Two elder statesmen of the foreign policy community have grown forgetful. In the April 23 Washington Post editorial section, Henry Kissinger and Brent Scowcroft reprise the Cold War and make an odd call for old-fashioned arms control.
Many people favoring unilateral U.S. arms reductions will leap on the op-ed as prima fascia evidence that America needs to return to a seriously outdated way of thinking. This is not a positive thing, but it is not the most damning aspect of the piece.
The main problem with the article is that it makes little mention of missile defense. The world is not the same as it was in Kissinger and Scowcroft’s time. America has new leverage at its disposal, and it is completely ignored. This is foolish and wastes an asset that has taken a long time and a great deal of effort to develop. It is leverage that America needs for its legitimate self-defense and the defense of its allies.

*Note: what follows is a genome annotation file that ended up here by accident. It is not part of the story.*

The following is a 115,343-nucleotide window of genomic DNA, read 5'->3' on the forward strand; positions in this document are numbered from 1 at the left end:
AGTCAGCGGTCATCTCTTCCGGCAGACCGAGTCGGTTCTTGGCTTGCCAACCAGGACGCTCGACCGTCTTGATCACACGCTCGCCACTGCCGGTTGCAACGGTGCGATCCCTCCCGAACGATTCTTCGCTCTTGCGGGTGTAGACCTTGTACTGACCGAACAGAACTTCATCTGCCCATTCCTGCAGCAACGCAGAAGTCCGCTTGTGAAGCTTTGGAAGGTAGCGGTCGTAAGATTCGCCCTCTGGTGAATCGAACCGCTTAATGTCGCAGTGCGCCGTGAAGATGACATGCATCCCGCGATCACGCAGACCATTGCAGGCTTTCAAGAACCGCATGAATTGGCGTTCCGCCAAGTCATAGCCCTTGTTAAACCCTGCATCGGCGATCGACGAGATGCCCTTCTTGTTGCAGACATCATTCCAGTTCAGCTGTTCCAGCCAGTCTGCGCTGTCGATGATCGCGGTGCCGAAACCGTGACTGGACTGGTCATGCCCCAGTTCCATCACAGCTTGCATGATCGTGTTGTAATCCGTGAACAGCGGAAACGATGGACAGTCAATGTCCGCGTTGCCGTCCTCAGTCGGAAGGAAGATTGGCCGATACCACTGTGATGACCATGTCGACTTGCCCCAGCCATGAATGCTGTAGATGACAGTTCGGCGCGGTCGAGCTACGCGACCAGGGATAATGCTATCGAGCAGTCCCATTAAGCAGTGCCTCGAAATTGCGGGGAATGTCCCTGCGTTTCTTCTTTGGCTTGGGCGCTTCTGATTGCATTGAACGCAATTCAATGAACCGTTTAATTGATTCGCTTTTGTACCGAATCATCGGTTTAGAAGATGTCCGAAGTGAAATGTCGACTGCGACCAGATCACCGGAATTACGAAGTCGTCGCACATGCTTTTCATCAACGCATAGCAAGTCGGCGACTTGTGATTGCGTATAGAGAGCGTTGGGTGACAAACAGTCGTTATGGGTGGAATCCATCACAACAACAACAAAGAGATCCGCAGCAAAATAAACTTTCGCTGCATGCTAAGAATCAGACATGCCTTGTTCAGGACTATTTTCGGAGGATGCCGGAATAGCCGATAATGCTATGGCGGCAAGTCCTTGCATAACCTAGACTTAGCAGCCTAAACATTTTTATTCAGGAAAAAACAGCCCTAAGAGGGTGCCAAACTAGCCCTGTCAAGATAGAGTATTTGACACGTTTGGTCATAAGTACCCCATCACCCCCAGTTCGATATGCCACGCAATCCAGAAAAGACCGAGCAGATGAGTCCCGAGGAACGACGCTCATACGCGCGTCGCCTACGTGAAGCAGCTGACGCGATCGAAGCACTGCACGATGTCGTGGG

Those opposed to missile defense must have howled with delight when they read the paper. They have hated missile defense since the germ of an idea became a reality. They said it was impossible, but it was built. They said it was useless, but it has proven itself in tests and in eliminating the threat of a falling satellite. Its utility is shown in how badly potential adversaries want it to go away. This is true even of the Russians, whom U.S. officials have bent over backwards to placate and appease, trying against hope to show them that missile defense was not aimed at them.
Kissinger and Scowcroft are both brilliant men who have long served this country. Why have they suddenly developed a blind spot for this crucial issue? Their affinity for a return to an era and a paradigm they know so well is understandable, if misguided for today’s world. Their ignoring of the new role and advantages of missile defense is inexplicable. They should be taken to task despite their past accomplishments.